A new study of cognitive changes caused by heavy marijuana use has found no lasting effects 28 days after quitting. Following a month of abstinence, men and women who smoked pot at least 5,000 times in their lives performed just as well on psychological tests as people who used pot sparingly or not at all, according to a report in the latest issue of the Archives of General Psychiatry.
That’s the good news. The bad news, not included in the study, is that most heavy users admit that pot has had a negative effect on their physical and mental health as well their functioning on the job and socially.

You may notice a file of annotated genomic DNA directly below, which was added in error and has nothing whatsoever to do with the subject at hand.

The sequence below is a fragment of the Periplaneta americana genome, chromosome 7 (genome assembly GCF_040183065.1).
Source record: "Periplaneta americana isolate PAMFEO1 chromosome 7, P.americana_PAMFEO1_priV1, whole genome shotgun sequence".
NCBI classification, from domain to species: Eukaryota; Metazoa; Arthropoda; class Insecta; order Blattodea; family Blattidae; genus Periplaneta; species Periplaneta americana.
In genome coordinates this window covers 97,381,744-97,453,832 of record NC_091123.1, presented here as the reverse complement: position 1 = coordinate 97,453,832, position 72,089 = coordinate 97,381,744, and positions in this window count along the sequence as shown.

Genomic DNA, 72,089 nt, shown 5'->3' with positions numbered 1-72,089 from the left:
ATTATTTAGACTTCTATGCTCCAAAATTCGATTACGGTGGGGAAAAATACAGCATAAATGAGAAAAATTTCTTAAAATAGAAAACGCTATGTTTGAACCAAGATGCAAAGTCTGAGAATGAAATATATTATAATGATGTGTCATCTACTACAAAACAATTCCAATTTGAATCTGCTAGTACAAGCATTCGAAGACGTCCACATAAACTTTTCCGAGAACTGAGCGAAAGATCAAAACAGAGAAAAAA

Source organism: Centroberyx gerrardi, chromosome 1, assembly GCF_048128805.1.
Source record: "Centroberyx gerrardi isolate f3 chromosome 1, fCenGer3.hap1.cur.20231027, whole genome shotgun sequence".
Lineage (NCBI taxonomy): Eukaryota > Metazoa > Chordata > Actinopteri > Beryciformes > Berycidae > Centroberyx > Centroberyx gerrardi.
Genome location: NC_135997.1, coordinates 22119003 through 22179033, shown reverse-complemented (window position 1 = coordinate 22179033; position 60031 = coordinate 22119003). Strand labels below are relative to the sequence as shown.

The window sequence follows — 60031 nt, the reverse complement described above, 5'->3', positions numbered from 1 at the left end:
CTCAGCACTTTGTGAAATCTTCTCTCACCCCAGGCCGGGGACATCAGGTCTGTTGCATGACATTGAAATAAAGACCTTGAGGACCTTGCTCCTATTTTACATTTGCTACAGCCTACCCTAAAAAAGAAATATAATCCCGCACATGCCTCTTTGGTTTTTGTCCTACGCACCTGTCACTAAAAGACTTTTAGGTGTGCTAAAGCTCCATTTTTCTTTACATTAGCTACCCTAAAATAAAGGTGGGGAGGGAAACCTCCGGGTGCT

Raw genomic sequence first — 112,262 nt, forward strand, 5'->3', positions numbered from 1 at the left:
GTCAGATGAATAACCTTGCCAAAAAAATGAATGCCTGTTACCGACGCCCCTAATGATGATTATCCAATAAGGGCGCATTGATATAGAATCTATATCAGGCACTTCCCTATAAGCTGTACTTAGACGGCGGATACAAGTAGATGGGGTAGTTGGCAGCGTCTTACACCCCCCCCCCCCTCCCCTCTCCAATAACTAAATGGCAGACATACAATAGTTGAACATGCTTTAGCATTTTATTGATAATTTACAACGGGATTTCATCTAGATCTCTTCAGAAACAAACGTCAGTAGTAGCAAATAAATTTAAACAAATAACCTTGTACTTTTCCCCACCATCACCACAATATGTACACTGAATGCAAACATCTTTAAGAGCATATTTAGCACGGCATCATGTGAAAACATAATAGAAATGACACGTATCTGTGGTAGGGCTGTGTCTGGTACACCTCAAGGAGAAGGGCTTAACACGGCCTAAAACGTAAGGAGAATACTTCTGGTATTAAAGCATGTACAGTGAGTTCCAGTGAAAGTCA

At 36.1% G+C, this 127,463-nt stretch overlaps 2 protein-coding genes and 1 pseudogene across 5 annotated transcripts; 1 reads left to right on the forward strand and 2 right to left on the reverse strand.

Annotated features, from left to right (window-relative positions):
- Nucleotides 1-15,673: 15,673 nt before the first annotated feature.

“If there’s one thing I’ve learned from studying marijuana for more than a decade, it’s that proponents and opponents of the drug will put opposite spins on these findings,” says Harrison Pope, a Harvard professor of psychiatry and leader of the research. “One day I’ll get a letter that will say, ‘We are shocked that you are so irresponsible as to publish a report that claims marijuana is almost harmless. That’s a terrible disservice to our children.’ The next day, I’ll get a letter complaining that I’m ‘irresponsible for implying there’s something wrong with smoking marijuana. You have set back the legalization (of marijuana) movement by 20 years.’
“As a scientist, I’m struck by how passionately people hold opinions in both directions no matter what the evidence says. The other striking thing is how little we actually know about the effects of a drug that has been smoked for thousands of years and been studied for decades.”
Withdrawal produces impairment